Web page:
Tough Love – October 19, 2016
The juniors and seniors in Jeffe Huls’ advanced choir class at Santa Monica High School are standing in a circle, watching him like deer in headlights. Moments earlier, Mr. Huls felt the need to inform his class that he will not tolerate any racist, sexist or homophobic remarks. It’s a tense scene. And yet Huls isn’t asking his students to sing a classical European sonata, but instead a more familiar American standard: “Row, Row, Row Your Boat.” Huls gives one of them a cue to start singing, and before they’ve even reached the second “row,” he waves his fist and cuts them off. “You two, switch places,” he orders. He’s heard enough. These are high school kids, and yet this moment in the new documentary “Big Voice” almost feels like a scene out of “Whiplash,” the Oscar-winning film about a young drummer’s tutelage under a combative jazz instructor who hurls insults and music books at his students. Huls isn’t nearly as extreme as the ruthless teacher played by J.K. Simmons in that film, but he does demand perfection, and he pushes his students to achieve greatness.
The Secret Life of Woody Woodpecker – September 1, 2016
Woody Woodpecker was one of the wackier and more mischievous cartoon characters of the mid-20th century, so it’s only fitting that one of his cartoons would contain the ultimate animation prank. While watching “The Loose Nut,” a Woody Woodpecker cartoon from 1945, Loyola Marymount University Animation Professor Tom Klein noticed something unusual. When Woody barrels through a door on a steamroller, the ensuing chaos is not random colors and lights but something more abstract. Director Shamus Culhane (billed as James Culhane) had inserted his own avant-garde fine art into individual frames of the cartoon — and never told a soul about his experiment. You can practically hear Woody laughing now.
New Way To Go: The ‘Hyper Lucid’ Films of Vincent Morisset – December 29, 2015
Morisset’s films belong to an emerging type of filmmaking known as Post-Cinema, another term with broad, yet untapped ramifications. Morisset himself isn’t familiar with the term “Post-Cinema,” and while academics will debate a definition for cinema’s next hundred years, the Post-Cinematic refers to how digital images, really just ones and zeroes, are not really “images” at all. Including everything from Virtual Reality displays inside an Oculus Rift or interactive projections at an art museum, Morisset’s films blend the analog and the digital. They challenge what we think we know about the movies. Morisset uses coding technology and new tools to reflect how we engage with art online in the twenty-first century, but he still wants his films to look and feel like the movies we’re familiar with.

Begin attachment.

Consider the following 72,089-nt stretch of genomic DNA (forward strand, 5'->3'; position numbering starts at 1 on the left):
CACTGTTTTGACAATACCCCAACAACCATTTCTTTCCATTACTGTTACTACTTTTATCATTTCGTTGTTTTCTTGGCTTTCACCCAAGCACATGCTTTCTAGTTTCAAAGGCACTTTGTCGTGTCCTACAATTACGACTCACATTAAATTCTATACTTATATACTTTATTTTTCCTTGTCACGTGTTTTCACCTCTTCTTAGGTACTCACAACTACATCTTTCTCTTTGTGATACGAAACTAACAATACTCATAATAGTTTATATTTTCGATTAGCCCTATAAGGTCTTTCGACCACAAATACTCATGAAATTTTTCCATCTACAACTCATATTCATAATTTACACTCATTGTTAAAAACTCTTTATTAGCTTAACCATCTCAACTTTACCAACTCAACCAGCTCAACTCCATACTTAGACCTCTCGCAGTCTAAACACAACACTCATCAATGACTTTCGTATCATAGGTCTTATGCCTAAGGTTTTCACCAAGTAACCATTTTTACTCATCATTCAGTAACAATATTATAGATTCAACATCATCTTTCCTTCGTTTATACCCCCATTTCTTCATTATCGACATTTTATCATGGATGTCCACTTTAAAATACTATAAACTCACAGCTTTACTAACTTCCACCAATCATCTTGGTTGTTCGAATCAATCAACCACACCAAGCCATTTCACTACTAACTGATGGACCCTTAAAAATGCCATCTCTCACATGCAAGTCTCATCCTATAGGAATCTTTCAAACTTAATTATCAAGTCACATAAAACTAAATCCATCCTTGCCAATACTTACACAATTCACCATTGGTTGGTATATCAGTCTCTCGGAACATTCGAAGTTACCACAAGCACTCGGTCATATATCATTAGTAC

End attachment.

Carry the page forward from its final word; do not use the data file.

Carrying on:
Open Projector Night Gives Filmmakers Two Minutes to Shine – October 21, 2015
Held every three to four months for the past seven years, Hammer is home to Open Projector Night as hosted by comedians and commentators The Sklar Brothers, or the identical twins Jason and Randy. Like an unholy mash-up of “YouTube and the ‘Gong Show,’” as Hammer’s Director of Public Programs Claudia Bestor put it, filmmakers are invited to exhibit any short film up to 10 minutes in length to a room of complete strangers. As with every Open Projector Night, Tuesday evening’s event was uncensored, unpredictable and unwieldy.
Hoosiers in Hollywood – October 17, 2015
There’s a kid with wide eyes and humble roots in Middle America who travels west with dreams of making it in Hollywood. She crashes on a friend’s couch because she doesn’t know anyone else. She begs for a job and works for free until someone recognizes her talent and she’s hired. It’s the hustle, the grind, the long hours. Shaking hands, making phone calls, sending emails and trading business cards has taken their toll, but she’s finally made it; except this kid will never get her star on the Hollywood Walk of Fame. She’ll never see her name in lights. That’s because she’s the one behind the camera making the stars look good. She’s a Hoosier; Indiana born and bred. Her Midwestern roots have defined her drive and versatility. She still works as hard as anyone, and she’s still living the dream.